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Winter Sunshine
by [?]

It is a spur that one feels at this season more than at any other. How nimbly you step forth! The woods roar, the waters shine, and the hills look invitingly near. You do not miss the flowers and the songsters, or wish the trees or the fields any different, or the heavens any nearer. Every object pleases. A rail fence, running athwart the hills, now in sunshine and now in shadow,–how the eye lingers upon it! Or the strait, light-gray trunks of the trees, where the woods have recently been laid open by a road or clearing,–how curious they look, and as if surprised in undress! Next year they will begin to shoot out branches and make themselves a screen. Or the farm scenes,–the winter barnyards littered with husks and straw, the rough-coated horses, the cattle sunning themselves or walking down to the spring to drink, the domestic fowls moving about,–there is a touch of sweet, homely life in these things that the winter sun enhances and brings out. Every sign of life is welcome at this season. I love to hear dogs bark, hens cackle, and boys shout; one has no privacy with nature now, and does not wish to seek her in nooks and hidden ways. She is not at home if he goes there; her house is shut up and her hearth cold; only the sun and sky, and perchance the waters, wear the old look, and to-day we will make love to them, and they shall abundantly return it.

Even the crows and the buzzards draw the eye fondly. The National Capital is a great place for buzzards, and I make the remark in no double or allegorical sense either, for the buzzards I mean are black and harmless as doves, though perhaps hardly dovelike in their tastes. My vulture is also a bird of leisure, and sails through the ether on long flexible pinions, as if that was the one delight of his life. Some birds have wings, others have “pinions.” The buzzard enjoys this latter distinctions. There is something in the sound of the word that suggests that easy, dignified, undulatory movement. He does not propel himself along by sheer force of muscle, after the plebeian fashion of the crow, for instance, but progresses by a kind of royal indirection that puzzles the eye. Even on a windy winter day he rides the vast aerial billows as placidly as ever, rising and falling as he comes up toward you, carving his way through the resisting currents by a slight oscillation to the right and left, but never once beating the air openly.

This superabundance of wing power is very unequally distributed among the feathered races, the hawks and vultures having by far the greater share of it. They cannot command the most speed, but their apparatus seems the most delicate and consummate. Apparently a fine play of muscle, a subtle shifting of the power along the outstretched wings, a perpetual loss and a perpetual recovery of the equipoise, sustains them and bears them along. With them flying is a luxury, a fine art; not merely a quicker and safer means of transit from one point to another, but a gift so free and spontaneous that work becomes leisure and movement rest. They are not so much going somewhere, from this perch to that, as they are abandoning themselves to the mere pleasure of riding upon the air.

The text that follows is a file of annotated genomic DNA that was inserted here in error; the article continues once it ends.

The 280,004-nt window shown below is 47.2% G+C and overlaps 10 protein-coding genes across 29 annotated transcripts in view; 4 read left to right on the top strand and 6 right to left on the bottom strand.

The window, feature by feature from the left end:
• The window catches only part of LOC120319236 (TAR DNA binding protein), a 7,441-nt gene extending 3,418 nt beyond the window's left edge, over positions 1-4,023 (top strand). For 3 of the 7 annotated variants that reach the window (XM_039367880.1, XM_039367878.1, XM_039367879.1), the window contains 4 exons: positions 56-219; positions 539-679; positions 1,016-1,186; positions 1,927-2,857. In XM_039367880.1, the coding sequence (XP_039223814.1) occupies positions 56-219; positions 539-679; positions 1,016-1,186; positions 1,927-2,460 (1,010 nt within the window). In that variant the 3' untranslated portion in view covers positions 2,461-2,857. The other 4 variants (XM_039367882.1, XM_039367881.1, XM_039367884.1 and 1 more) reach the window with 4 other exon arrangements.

And it is beneath such grace and high-bred leisure that Nature hides in her creatures the occupation of scavenger and carrion-eater!

But the worst thing about the buzzard is his silence. The crow caws, the hawk screams, the eagle barks, but the buzzard says not a word. So far as I have observed, he has no vocal powers whatever. Nature dare not trust him to speak. In his case she preserves discreet silence.

The crow may not have the sweet voice which the fox in his flattery attributed to him, but he has a good, strong, native speech, nevertheless. How much character there is in it! How much thrift and independence! Of course his plumage is firm, his color decided, his wit quick. He understands you at once and tells you so; so does the hawk by his scornful, defiant whir-r-r-r-r. Hardy, happy outlaws, the crows, how I love them! Alert, social, republican, always able to look out for himself, not afraid of the cold and the snow, fishing when flesh is scarce, and stealing when other resources fail, the crow is a character I would not willingly miss from the landscape. I love to see his track in the snow or the mud, and his graceful pedestrianism about the brown fields.